I’m getting really fed up with a particularly garrulous patient here at dialysis. If I were not reclined so that my face were hidden from his view by my dialysis machine, he would surely be talking me up, about any and every random thought that ran through his head.
As things are now, I’ve got my earplugs in, headphones on, and volume way up on the television. Yet, I can still hear Mr. X’s bellowing and frequent laughter, puncturing any peace I hope to have here at dialysis, which is a hopelessly unpleasant experience.
In the past, I’ve been sitting up in my bed watching tv, with the earplugs and headphones, and the tech has motioned to me and called my name, forcing me to remove my ear equipment, because Mr. X wanted to ask me if I had gotten my Diet Hansen’s soda at Trader Joe’s.
As I’ve said repeatedly, this nocturnal dialysis is simply not conducive to a relaxing night. There are the harsh lights, the beeping machines, and the patients and staff who treat the dialysis unit like a social gathering.
However, if I switched back to mornings, I’d be dealing with the noises fivefold. I was really looking forward to nighttime dialysis because the normal shift had felt so chaotic. Besides, the slower, longer dialysis I get at night is supposed to be better, physically.
I’ve always been very sensitive to noises, whether I’ve heard neighbors or dogs or car stereos while at home or coworkers or outside music while on the job. I desperately want quiet here at dialysis, but I know I’m never going to get it. I could tolerate dialysis so much more if I could rest in peace here.
7 thoughts on “Silence would be golden”
You have to find a new place to get dialysis. What are the options again?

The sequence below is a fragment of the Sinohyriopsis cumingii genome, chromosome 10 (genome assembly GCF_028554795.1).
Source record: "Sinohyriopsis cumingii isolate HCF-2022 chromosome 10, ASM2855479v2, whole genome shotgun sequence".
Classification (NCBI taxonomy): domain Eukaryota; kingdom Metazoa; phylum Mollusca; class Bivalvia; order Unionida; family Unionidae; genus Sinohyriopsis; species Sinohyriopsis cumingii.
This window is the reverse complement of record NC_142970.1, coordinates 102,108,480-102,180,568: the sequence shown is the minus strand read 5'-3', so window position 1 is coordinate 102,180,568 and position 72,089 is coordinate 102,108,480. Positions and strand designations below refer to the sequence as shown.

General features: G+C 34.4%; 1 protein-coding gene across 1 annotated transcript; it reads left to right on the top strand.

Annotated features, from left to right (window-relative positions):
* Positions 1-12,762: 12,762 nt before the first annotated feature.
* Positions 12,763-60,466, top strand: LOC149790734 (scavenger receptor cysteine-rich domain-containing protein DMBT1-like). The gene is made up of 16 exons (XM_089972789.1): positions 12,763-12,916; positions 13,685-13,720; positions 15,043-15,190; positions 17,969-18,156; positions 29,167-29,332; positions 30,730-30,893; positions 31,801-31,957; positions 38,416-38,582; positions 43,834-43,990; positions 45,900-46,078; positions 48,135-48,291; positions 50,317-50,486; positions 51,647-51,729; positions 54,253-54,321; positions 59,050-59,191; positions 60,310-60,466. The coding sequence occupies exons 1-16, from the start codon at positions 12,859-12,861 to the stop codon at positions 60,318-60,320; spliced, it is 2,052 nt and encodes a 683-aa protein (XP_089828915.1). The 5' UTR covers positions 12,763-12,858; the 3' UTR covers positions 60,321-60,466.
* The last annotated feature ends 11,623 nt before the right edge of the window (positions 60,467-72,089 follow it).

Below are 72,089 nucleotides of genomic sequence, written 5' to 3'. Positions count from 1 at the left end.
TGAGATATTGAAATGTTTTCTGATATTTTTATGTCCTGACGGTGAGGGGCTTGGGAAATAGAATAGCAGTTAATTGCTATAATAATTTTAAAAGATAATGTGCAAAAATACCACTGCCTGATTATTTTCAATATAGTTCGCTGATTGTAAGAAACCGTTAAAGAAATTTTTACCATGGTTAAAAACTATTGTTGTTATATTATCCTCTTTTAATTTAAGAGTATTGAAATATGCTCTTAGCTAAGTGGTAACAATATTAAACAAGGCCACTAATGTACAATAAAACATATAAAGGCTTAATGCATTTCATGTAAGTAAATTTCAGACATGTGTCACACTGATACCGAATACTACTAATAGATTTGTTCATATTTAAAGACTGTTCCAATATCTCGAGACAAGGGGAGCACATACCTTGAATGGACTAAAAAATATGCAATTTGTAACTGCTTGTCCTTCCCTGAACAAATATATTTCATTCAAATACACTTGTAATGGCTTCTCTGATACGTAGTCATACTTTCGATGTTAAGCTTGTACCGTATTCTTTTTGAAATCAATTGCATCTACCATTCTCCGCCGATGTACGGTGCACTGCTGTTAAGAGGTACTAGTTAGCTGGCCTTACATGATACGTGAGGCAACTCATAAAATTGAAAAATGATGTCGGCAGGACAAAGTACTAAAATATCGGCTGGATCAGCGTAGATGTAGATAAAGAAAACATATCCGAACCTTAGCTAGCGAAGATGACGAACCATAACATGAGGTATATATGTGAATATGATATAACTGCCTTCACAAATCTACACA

You could always switch to 5 day/week home hemo, and you could come over to our house and I’ll be your nurse/dialysis partner. You get yummy homecooked meals every night, that’d be nice, I’m sure. We’re pretty quiet, but you might still want to put in your ear plugs when we read the Bible! (sorry, just couldn’t resist the joke…chuckle, chuckle!)
Really though, home hemo wasn’t too horrible. I just wish our clinic offered the nocturnal home hemo set up… I don’t see how anyone could sleep on that machine, requiring BP checks every 30 mins. ?
I second Valerie’s comment:
They can’t all be miserable.
Danielle’s offer sounds sweet! Homecooked meals!
“DaVita” makes me want to sing bad pop songs.
@Danielle – That sounds great. If only the dialysis center could be modeled after your house. I don’t think I’d mind quiet Bible-reading. 🙂 But I don’t think I could do 5 days a week.
@ACW, Valerie – I make it sound so horrible, but, sadly, without having checked out all the other options but having heard some things, I think I may be at the best place already. I’m not sure if my transplant possibility is still viable or not, but I need to wait until that plays itself out until I look into other options. (Well, I guess I don’t NEED to, but it’s a big deal to try to switch, so I’d have to be absolutely sure).
I wish there was more the center could do to address your issues. In the area- there are really 3 choices- Fresenius, DaVita or Morreene Road- only 2 have nocturnal programs- Briggs Ave and DW.
Unfortunately, everyone has different personalities and in a center where there are 12 people- there are apt to be some differences. Have you asked to have your bed moved to an outside spot (away from that pt?).
@concerned – I have thought of seeing if another patient wanted to switch, but I’ll hold off for now. Just having vented about it has helped some. The last couple of sessions have been a little less frustrating.